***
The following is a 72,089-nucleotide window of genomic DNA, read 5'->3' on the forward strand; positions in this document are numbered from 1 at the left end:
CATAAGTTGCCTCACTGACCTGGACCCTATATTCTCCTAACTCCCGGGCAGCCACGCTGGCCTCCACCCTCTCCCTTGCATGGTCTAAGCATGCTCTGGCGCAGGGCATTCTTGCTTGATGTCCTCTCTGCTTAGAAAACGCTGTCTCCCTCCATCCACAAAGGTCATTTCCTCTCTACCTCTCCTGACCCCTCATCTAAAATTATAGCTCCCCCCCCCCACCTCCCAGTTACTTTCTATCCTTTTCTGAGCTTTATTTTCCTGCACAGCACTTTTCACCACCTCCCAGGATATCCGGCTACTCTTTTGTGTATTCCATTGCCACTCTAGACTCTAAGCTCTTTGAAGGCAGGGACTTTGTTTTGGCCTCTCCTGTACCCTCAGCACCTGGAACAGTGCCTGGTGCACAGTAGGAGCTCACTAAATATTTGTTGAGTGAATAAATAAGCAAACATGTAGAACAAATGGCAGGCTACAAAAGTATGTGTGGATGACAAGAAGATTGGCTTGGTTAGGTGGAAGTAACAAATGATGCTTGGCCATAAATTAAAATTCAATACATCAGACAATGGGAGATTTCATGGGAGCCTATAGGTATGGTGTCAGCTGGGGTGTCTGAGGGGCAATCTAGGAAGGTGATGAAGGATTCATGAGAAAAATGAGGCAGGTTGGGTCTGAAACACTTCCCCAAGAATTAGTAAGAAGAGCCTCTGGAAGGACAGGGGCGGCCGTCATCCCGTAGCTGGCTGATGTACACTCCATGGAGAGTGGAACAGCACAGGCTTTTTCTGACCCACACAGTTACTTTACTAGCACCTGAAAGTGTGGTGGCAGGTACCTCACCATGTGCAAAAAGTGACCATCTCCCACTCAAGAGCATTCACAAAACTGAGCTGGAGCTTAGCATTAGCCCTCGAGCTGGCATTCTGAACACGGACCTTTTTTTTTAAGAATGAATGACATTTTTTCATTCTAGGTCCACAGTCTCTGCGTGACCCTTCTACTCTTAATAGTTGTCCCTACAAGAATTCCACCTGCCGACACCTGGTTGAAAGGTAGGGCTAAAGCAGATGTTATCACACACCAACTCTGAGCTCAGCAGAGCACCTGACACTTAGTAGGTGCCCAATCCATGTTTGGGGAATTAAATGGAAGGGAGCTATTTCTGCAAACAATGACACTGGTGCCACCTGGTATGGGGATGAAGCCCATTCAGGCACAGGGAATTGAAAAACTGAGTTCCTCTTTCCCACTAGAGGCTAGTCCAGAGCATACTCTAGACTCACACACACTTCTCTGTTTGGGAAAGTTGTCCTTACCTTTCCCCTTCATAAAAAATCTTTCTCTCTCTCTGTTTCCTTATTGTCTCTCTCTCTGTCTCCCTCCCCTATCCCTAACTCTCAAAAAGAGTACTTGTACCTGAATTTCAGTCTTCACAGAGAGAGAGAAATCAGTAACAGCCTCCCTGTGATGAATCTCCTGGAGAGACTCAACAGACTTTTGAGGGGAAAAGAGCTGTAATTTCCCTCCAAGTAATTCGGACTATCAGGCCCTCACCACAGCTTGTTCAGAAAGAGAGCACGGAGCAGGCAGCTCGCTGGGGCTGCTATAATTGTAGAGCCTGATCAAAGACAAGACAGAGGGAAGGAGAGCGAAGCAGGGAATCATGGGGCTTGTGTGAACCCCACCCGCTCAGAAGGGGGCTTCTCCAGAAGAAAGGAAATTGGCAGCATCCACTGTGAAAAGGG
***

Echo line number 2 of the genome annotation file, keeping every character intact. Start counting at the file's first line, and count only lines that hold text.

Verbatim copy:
CATAAGTTGCCTCACTGACCTGGACCCTATATTCTCCTAACTCCCGGGCAGCCACGCTGGCCTCCACCCTCTCCCTTGCATGGTCTAAGCATGCTCTGGCGCAGGGCATTCTTGCTTGATGTCCTCTCTGCTTAGAAAACGCTGTCTCCCTCCATCCACAAAGGTCATTTCCTCTCTACCTCTCCTGACCCCTCATCTAAAATTATAGCTCCCCCCCCCCACCTCCCAGTTACTTTCTATCCTTTTCTGAGCTTTATTTTCCTGCACAGCACTTTTCACCACCTCCCAGGATATCCGGCTACTCTTTTGTGTATTCCATTGCCACTCTAGACTCTAAGCTCTTTGAAGGCAGGGACTTTGTTTTGGCCTCTCCTGTACCCTCAGCACCTGGAACAGTGCCTGGTGCACAGTAGGAGCTCACTAAATATTTGTTGAGTGAATAAATAAGCAAACATGTAGAACAAATGGCAGGCTACAAAAGTATGTGTGGATGACAAGAAGATTGGCTTGGTTAGGTGGAAGTAACAAATGATGCTTGGCCATAAATTAAAATTCAATACATCAGACAATGGGAGATTTCATGGGAGCCTATAGGTATGGTGTCAGCTGGGGTGTCTGAGGGGCAATCTAGGAAGGTGATGAAGGATTCATGAGAAAAATGAGGCAGGTTGGGTCTGAAACACTTCCCCAAGAATTAGTAAGAAGAGCCTCTGGAAGGACAGGGGCGGCCGTCATCCCGTAGCTGGCTGATGTACACTCCATGGAGAGTGGAACAGCACAGGCTTTTTCTGACCCACACAGTTACTTTACTAGCACCTGAAAGTGTGGTGGCAGGTACCTCACCATGTGCAAAAAGTGACCATCTCCCACTCAAGAGCATTCACAAAACTGAGCTGGAGCTTAGCATTAGCCCTCGAGCTGGCATTCTGAACACGGACCTTTTTTTTTAAGAATGAATGACATTTTTTCATTCTAGGTCCACAGTCTCTGCGTGACCCTTCTACTCTTAATAGTTGTCCCTACAAGAATTCCACCTGCCGACACCTGGTTGAAAGGTAGGGCTAAAGCAGATGTTATCACACACCAACTCTGAGCTCAGCAGAGCACCTGACACTTAGTAGGTGCCCAATCCATGTTTGGGGAATTAAATGGAAGGGAGCTATTTCTGCAAACAATGACACTGGTGCCACCTGGTATGGGGATGAAGCCCATTCAGGCACAGGGAATTGAAAAACTGAGTTCCTCTTTCCCACTAGAGGCTAGTCCAGAGCATACTCTAGACTCACACACACTTCTCTGTTTGGGAAAGTTGTCCTTACCTTTCCCCTTCATAAAAAATCTTTCTCTCTCTCTGTTTCCTTATTGTCTCTCTCTCTGTCTCCCTCCCCTATCCCTAACTCTCAAAAAGAGTACTTGTACCTGAATTTCAGTCTTCACAGAGAGAGAGAAATCAGTAACAGCCTCCCTGTGATGAATCTCCTGGAGAGACTCAACAGACTTTTGAGGGGAAAAGAGCTGTAATTTCCCTCCAAGTAATTCGGACTATCAGGCCCTCACCACAGCTTGTTCAGAAAGAGAGCACGGAGCAGGCAGCTCGCTGGGGCTGCTATAATTGTAGAGCCTGATCAAAGACAAGACAGAGGGAAGGAGAGCGAAGCAGGGAATCATGGGGCTTGTGTGAACCCCACCCGCTCAGAAGGGGGCTTCTCCAGAAGAAAGGAAATTGGCAGCATCCACTGTGAAAAGGG